Equality of Justice and Jury Nullification

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Equality of Justice, and Jury Nullification

September 12, 2010
ADJ/255
Jon Gaskins

* Under what circumstances does the author believe jurors should vote according to conscience rather than law? Does the Supreme Court approve or disapprove of this practice? Why? The author believes that under the circumstances of jury nullification is when the jurors should vote according to conscience rather than the instructions given by the judge, the law and the facts of the case. The author believes that in the case where black jurors have the right to free a black defendant who they believe is guilty as charged. The Supreme Court has made it official that they do not approve of jury nullification. But it also has stated that the Supreme Court do not have any power to stop anyone from engaging in this behavior (Paul Butler, 2001). . There is a major discrepancy of whom, what, and when then practice is appropriate. * According to the author, what is the correct forum in which people should disagree with the law? Why does he believe the courtroom is not the place for disagreement? According to the author of this passage the correct forum for people to disagree with the law is in public. This is because this is where the expansions and contractions of the law can be talked about and debated, as well as broken down by those who will be affected by the decision that is reached. He does not believe that the courtroom is the place for disagreement because there is no sympathy for a criminal in a courtroom as well as facts that are left out of the case are never presented because these are technical things that do not render a decision in whether the offender is innocent or guilty.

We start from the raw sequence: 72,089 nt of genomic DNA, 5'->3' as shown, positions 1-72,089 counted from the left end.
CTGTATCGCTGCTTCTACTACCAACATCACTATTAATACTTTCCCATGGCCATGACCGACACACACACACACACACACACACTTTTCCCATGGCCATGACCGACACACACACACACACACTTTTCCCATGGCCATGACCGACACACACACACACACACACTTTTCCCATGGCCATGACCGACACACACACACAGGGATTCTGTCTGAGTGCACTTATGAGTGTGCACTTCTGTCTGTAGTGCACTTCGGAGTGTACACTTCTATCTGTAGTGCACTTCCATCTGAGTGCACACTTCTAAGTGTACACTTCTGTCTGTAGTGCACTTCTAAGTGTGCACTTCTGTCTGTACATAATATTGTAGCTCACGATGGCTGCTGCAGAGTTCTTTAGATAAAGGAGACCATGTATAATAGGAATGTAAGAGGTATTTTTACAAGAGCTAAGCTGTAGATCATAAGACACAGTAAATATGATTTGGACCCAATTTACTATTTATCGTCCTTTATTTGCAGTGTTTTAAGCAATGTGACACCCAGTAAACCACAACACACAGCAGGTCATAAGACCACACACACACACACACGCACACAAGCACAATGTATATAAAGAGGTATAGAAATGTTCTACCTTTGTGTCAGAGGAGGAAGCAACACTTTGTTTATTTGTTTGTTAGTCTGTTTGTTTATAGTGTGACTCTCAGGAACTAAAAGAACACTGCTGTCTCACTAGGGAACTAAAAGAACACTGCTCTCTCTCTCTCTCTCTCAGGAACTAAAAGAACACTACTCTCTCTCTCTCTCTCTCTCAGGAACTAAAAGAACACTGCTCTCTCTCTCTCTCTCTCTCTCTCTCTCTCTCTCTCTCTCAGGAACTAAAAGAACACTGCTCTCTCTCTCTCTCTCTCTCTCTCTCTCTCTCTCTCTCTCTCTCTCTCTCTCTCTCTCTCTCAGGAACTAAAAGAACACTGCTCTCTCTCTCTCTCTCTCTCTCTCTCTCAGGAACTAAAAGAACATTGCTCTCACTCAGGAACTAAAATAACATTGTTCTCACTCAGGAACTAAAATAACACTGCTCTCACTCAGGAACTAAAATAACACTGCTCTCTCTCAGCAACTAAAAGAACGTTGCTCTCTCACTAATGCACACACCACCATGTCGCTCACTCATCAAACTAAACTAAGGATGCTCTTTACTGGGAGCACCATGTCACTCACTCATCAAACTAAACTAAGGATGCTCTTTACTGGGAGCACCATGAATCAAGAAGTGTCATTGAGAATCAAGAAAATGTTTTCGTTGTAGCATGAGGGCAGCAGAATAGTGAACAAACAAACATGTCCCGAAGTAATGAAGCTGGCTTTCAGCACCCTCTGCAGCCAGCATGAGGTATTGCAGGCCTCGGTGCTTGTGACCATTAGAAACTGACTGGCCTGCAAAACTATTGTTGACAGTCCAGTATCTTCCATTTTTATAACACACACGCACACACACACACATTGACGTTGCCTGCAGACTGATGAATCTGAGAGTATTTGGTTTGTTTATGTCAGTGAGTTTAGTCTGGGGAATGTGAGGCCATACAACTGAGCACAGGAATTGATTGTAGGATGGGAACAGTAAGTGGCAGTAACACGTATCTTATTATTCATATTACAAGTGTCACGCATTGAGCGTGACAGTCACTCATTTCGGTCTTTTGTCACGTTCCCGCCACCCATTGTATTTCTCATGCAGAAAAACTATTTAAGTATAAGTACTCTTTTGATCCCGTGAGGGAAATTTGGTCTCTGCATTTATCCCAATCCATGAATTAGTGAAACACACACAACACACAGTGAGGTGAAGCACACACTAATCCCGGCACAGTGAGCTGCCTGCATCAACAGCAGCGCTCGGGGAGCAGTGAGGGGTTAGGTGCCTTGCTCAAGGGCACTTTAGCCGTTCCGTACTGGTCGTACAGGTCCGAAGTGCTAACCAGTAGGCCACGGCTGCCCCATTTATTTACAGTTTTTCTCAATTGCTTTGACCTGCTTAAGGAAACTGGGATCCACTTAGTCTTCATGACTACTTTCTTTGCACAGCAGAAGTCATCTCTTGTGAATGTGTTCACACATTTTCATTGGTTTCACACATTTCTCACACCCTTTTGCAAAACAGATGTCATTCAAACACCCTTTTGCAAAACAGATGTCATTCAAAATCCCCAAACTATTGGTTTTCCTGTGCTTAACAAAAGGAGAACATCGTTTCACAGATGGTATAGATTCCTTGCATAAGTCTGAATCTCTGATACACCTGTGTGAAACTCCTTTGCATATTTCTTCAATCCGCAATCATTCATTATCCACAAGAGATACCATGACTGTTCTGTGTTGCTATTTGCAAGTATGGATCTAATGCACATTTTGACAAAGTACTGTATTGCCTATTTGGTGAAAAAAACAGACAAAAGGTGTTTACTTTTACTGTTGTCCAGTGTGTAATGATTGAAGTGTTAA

* How do the statistics David Cole presents support his argument that the criminal justice system is biased against minority citizens? Do you think these statistics are accurate? What do you think they reveal about the criminal justice system? The statistics that the author...
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